Red Envelope Sold to Provide Commerce

Embattled gifts cataloger Red Envelope has a new lease on its fiscal life. After a U.S. Bankruptcy Court-supervised auction under Chapter 11 Section 363 of the U.S. Bankruptcy Code on May 27, Provide Commerce agreed to acquire substantially all of the assets of Red Envelope. Terms of the deal were not disclosed.

Other qualifying bidders had the opportunity to submit higher and better offers for the company’s assets through the court-supervised bidding process. In accordance with the details of the auction, Provide Commerce is set to assume ownership of Red Envelope on June 23.

Red Envelope filed for Chapter 11 bankruptcy protection on April 17. Officials for the cataloger last month entered into an agreement with Creative Catalogs Corp., whereby the latter would purchase the company’s assets and assume some of its liabilities for $5.7 million. Red Envelope also received a $4.5 million debtor-in-possession credit facility and loan from Creative Catalogs and Granite Creek FlexCap so that the business did not have to shut down during the transition process.

But Red Envelope officials sided with Provide Commerce, the parent company of ProFlowers, Secret Spoon, Cherry Moon Farms, and Shari’s Berries.

“We look forward to working with Provide Commerce and ensuring that the transition in the coming weeks is smooth for employees, customers, vendors, and partners,” Phil Neri, Red Envelope’s chief financial officer, said in a release. “In addition, we are thrilled that the auction maximized the return for our existing creditors.”

According to its Chapter 11 filing, Red Envelope owes $8.76 million to creditors. That includes $708,356.33 to gift box manufacturer Design Packaging of Scottsdale, AZ; $224,338.62 to catalog printer Arandell Corp.; $563,844.29 to Google, and $1.56 million to United Parcel Service.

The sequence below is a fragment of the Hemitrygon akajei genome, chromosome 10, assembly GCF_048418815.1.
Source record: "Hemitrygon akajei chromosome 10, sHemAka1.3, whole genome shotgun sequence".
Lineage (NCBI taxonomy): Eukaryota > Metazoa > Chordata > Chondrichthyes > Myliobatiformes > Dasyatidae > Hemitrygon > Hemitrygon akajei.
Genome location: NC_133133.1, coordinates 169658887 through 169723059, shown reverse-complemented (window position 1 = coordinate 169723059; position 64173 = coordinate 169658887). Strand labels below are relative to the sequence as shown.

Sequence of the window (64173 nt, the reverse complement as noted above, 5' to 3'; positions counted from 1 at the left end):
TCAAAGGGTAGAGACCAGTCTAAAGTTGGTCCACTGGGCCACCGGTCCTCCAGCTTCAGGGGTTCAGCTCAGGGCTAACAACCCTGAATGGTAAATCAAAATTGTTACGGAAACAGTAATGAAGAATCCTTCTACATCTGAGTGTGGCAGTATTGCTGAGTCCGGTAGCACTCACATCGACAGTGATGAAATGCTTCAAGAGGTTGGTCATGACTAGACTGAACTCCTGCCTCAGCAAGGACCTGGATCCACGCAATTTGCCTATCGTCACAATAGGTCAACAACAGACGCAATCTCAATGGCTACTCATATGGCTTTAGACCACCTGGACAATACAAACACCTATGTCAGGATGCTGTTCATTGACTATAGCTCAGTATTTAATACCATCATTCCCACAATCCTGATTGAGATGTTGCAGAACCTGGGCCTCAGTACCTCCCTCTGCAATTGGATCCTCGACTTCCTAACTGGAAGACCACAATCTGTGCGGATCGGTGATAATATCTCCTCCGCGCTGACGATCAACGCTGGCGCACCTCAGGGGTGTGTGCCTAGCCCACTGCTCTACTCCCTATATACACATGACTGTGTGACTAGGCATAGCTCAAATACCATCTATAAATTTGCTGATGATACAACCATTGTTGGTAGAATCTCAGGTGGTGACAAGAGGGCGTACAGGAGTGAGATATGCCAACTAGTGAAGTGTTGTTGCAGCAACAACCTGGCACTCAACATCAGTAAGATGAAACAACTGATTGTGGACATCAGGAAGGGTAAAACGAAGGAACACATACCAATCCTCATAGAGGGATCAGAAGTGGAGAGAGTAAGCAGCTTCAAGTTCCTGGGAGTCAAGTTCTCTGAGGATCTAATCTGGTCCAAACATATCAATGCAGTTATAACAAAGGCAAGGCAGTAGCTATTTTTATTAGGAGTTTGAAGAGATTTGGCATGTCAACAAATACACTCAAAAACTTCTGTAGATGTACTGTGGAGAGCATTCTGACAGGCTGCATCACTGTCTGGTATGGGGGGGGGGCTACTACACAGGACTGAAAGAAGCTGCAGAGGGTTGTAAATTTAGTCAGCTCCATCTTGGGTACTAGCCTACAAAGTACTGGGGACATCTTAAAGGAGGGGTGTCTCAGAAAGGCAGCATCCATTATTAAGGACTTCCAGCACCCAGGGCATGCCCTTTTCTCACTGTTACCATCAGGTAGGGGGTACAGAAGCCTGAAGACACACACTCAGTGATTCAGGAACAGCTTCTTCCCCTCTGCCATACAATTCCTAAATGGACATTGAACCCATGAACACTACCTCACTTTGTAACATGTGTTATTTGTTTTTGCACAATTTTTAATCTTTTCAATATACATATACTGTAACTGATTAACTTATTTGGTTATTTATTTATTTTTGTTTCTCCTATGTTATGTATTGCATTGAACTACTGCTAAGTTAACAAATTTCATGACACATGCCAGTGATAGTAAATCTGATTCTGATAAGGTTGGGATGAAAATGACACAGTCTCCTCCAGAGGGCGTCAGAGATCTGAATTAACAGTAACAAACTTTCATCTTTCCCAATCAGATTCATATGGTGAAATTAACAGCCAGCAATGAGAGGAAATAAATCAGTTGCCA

Of Red Envelope’s creditors, Provide Commerce CEO Bill Strauss said in a statement: “Although there can be no guarantee that we will be successful in repaying all of the outstanding claims of our creditors, we believe that based on the expected outcome of the transaction there is a strong possibility that our unsecured creditors will receive substantially all of the amounts owed to them. We expect to begin distributions in the next few months and hope to complete those distributions by the end of 2008.”

Stuart Rose, managing director with Wellesley, MA-based investment firm Tully & Holland, says Red Envelope “certainly has a business to save. With nearly $100 million in sales, they needed to be profitable, but never were.”

Rose is somewhat surprised by the winner of the auction as ProFlowers brands are flowers, candy, and other perishables. While ProFlowers may see Red Envelope as an extension into gifts, he notes, “merchandising gifts and the supply chains are different. There is a lot of upside for ProFlowers, but a lot of risk as well.”

Liberty Media, the parent company of the QVC home shopping network, acquired Provide Commerce in 2005. “Liberty Media has proven it likes to acquire e-commerce companies with Provide Commerce and in its portfolio,” says Lee Helman, managing director of New York-based investment firm Financo.

“Red Envelope is a nice fit strategically with ProFlowers to augment its gifting business and diversify its product offerings,” Helman says. “I imagine they will leverage existing fulfillment infrastructure to enhance the bottom line at Red Envelope. I also wouldn’t be surprised to see less reliance on the catalog and more focus on pure e-commerce going forward.”

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